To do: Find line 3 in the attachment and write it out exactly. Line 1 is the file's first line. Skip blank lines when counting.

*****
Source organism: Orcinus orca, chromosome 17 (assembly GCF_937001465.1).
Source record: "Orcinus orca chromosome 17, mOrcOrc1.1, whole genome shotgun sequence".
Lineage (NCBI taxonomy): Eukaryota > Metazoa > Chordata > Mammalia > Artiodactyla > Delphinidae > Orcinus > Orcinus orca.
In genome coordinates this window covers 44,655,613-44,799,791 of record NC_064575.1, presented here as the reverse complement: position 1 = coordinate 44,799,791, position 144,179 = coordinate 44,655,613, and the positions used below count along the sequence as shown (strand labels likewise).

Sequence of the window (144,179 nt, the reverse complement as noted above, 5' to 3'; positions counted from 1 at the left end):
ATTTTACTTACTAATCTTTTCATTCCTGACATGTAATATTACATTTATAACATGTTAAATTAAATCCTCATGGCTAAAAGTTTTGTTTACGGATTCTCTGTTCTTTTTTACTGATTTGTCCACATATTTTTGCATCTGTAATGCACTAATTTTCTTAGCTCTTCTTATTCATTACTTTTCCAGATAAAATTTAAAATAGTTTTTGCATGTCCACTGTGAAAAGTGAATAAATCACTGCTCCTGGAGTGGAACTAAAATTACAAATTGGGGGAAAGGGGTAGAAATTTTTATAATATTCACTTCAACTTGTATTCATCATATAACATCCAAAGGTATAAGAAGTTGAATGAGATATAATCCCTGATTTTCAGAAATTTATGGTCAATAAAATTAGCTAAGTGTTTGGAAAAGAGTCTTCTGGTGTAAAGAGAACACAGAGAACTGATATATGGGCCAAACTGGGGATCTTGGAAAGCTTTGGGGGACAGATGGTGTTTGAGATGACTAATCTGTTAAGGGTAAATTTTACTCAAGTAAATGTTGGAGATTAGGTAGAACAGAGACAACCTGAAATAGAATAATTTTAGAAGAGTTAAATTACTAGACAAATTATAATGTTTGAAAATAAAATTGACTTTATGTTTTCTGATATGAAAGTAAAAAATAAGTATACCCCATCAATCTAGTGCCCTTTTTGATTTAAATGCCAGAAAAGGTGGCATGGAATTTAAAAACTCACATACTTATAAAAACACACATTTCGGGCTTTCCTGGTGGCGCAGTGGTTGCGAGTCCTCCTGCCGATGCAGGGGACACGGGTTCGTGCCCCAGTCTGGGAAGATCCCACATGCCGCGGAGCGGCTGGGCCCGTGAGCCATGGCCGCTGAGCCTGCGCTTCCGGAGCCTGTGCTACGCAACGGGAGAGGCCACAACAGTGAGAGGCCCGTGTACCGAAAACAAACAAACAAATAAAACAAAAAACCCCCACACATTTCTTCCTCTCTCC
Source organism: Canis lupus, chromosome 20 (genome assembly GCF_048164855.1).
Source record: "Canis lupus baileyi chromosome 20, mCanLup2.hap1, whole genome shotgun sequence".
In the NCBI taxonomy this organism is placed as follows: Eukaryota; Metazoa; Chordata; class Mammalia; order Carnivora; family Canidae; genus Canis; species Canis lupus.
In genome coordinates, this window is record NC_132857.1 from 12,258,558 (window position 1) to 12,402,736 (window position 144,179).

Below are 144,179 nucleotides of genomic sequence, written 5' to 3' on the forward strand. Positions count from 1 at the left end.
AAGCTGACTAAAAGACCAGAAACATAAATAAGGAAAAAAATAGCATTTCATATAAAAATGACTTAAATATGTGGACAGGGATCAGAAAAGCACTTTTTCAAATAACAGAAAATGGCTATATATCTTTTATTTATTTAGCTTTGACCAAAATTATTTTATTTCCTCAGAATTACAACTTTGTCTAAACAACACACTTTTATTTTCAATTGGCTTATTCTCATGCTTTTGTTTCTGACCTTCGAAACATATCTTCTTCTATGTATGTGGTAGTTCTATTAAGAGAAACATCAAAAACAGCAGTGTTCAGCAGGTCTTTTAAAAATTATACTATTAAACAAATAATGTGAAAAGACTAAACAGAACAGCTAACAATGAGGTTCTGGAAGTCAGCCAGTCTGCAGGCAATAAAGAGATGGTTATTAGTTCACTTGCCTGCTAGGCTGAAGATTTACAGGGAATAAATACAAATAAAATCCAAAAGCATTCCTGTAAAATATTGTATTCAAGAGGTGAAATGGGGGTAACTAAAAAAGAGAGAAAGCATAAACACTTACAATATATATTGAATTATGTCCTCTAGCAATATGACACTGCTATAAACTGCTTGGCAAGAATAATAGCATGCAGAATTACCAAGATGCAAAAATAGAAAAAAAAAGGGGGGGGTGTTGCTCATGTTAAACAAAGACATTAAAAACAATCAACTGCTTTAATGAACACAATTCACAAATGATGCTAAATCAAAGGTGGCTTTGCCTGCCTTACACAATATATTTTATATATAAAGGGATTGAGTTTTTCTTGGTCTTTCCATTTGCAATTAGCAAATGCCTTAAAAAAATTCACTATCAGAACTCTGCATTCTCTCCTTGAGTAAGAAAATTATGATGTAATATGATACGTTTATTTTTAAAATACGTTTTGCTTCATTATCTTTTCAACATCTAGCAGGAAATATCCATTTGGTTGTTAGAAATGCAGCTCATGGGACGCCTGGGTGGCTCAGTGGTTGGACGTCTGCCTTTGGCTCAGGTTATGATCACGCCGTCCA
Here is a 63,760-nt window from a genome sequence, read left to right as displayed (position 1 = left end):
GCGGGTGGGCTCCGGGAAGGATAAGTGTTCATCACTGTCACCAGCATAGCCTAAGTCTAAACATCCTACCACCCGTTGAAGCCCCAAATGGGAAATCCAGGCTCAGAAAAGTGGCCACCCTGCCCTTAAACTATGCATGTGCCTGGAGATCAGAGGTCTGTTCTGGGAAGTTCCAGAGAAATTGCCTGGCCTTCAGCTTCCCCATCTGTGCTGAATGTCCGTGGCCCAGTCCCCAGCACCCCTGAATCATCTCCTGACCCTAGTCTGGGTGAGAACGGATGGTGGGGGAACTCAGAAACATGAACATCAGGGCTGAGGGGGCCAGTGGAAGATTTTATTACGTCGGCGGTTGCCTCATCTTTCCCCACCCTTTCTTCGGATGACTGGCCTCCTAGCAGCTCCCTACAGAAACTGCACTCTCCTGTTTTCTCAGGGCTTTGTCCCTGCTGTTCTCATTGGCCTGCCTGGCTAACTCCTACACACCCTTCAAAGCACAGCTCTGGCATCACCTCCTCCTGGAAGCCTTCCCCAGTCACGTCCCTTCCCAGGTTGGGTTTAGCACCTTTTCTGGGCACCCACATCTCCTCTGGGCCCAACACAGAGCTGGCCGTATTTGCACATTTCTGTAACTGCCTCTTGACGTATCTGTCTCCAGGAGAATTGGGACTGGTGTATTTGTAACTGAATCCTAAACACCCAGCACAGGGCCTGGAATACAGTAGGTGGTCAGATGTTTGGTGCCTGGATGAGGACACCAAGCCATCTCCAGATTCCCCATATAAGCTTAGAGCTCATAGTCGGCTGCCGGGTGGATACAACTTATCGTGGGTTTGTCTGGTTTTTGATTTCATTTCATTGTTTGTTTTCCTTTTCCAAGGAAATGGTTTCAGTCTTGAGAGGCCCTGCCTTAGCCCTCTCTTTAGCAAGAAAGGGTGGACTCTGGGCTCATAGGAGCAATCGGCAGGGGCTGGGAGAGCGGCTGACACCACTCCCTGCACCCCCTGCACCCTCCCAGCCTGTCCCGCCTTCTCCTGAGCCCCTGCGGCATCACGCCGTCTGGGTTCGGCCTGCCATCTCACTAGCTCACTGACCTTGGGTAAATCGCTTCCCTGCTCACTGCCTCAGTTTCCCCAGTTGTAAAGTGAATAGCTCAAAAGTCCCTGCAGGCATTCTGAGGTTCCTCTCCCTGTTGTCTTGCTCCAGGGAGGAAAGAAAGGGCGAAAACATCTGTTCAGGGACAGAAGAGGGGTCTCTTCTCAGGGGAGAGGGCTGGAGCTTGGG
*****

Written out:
Lineage (NCBI taxonomy): Eukaryota > Metazoa > Chordata > Mammalia > Artiodactyla > Delphinidae > Orcinus > Orcinus orca.